- Seymour, Robert S.
University of Maine, School of Forest Resources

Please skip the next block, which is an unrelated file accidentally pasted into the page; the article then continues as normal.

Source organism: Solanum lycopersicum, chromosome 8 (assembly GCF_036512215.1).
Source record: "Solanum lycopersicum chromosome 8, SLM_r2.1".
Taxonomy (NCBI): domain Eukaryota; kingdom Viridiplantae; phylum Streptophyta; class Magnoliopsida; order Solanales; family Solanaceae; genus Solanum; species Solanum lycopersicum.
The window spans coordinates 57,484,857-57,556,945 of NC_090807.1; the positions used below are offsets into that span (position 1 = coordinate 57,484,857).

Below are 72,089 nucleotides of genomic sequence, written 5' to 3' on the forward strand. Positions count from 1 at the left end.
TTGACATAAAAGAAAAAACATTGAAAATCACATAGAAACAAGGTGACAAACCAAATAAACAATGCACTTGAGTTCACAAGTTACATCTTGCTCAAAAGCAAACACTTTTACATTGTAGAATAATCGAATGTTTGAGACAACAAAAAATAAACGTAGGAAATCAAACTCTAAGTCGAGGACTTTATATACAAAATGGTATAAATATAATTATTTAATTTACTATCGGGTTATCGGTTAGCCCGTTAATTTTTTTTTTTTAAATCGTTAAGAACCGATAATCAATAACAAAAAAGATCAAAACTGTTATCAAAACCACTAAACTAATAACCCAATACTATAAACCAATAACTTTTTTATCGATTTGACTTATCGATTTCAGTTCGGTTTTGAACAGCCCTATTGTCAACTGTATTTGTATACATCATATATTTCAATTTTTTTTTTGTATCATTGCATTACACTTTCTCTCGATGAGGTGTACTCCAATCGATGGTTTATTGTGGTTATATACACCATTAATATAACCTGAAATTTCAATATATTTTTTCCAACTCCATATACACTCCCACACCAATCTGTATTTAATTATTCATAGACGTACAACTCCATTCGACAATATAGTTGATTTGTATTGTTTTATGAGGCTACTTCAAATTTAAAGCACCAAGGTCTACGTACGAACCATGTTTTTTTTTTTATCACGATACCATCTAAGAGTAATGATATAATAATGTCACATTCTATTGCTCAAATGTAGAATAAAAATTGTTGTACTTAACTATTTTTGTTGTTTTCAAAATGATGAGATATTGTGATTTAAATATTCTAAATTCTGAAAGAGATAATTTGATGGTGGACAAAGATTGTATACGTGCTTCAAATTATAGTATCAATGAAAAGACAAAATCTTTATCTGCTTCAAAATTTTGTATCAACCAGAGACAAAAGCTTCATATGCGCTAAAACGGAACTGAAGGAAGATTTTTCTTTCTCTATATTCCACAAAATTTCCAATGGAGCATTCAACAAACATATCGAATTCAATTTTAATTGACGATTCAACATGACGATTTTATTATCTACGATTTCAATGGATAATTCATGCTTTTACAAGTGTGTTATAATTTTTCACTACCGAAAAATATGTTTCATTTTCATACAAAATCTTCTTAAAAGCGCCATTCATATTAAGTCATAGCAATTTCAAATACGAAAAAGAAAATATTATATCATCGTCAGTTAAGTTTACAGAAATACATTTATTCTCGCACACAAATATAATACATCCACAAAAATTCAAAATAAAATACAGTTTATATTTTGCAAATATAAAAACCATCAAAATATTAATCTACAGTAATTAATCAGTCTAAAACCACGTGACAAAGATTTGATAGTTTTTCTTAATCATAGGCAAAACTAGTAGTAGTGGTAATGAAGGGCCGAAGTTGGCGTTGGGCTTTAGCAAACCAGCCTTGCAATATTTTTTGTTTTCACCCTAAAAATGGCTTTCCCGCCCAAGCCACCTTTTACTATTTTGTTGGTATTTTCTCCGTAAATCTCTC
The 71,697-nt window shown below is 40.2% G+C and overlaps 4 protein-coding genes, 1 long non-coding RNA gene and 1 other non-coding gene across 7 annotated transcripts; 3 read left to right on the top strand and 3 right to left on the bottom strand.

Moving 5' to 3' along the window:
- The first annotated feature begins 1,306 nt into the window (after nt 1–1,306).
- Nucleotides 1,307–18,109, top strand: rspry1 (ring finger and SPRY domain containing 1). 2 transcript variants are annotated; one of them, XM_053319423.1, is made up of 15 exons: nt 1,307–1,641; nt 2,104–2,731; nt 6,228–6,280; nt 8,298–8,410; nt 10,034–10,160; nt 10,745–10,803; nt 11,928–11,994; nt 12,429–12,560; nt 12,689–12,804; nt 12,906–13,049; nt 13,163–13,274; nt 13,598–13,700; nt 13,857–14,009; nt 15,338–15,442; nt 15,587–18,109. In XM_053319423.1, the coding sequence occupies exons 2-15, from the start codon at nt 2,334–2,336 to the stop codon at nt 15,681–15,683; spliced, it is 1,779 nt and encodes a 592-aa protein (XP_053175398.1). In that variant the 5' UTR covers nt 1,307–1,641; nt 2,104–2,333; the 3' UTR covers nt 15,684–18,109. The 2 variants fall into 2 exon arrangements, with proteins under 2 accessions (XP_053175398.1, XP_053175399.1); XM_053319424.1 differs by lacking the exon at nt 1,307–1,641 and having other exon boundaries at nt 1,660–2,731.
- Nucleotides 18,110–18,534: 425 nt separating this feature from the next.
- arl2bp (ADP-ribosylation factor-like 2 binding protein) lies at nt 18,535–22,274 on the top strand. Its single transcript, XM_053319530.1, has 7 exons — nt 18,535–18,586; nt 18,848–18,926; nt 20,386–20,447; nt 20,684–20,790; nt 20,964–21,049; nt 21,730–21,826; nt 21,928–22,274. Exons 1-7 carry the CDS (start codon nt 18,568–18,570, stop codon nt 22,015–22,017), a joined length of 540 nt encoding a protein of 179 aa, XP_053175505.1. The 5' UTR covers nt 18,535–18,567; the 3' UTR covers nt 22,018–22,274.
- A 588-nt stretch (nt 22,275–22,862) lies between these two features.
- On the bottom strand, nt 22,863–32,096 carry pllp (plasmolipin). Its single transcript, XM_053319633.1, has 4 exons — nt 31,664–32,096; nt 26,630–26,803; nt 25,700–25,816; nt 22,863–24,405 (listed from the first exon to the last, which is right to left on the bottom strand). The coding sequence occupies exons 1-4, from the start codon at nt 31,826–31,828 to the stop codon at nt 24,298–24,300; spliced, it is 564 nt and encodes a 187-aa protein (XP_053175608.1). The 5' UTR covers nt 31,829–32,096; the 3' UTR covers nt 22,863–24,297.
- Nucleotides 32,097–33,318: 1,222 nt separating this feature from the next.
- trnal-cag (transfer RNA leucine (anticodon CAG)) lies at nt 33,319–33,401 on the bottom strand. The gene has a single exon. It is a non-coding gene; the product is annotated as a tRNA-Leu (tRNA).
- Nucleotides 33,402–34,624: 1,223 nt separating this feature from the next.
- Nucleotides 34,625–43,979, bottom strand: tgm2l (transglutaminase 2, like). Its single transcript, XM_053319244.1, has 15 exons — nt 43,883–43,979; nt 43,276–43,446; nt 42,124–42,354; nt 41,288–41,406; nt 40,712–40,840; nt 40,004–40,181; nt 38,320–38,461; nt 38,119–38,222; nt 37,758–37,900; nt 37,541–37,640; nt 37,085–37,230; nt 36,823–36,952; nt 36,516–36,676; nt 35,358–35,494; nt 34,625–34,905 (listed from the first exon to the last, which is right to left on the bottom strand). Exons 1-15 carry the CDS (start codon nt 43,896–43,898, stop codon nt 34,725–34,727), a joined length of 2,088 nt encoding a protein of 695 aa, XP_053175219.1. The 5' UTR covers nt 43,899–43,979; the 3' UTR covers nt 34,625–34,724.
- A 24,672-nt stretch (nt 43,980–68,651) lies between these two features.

To be effective as a budworm-management tool, timber harvesting must be designed to reduce the vulnerability of areas so that they can be withdrawn from insecticidal protection as rapidly as possible. Based on overwhelming scientific and historical evidence which shows that mature (age 50 and older) balsam fir will die in 5-10 years from uncontrolled budworm defoliation, vulnerability can be measure quite simply in terms of the volume of mature fir present - the more fir, the higher the vulnerability. The much-needed analysis of wood supply will suggest how much of this fir volume is needed by industry in a given wood producing region, but will not indicate where (i.e., which specific stands) the wood will come from. This paper summarized the technical aspect of delineating and managing such areas - a process we call "targeted" harvesting, as the actual cutting operations are concentrated on fir as much as possible. Conceptually, the effort needed in Maine can be divided into two basic tasks: (1) construction of an accurate map of forest types of the entire spruce-fir protection district, emphasizing fir abundance, and (2) targeting the harvesting and spraying in optimum fashion on only those areas necessary to provide the required volumes of wood.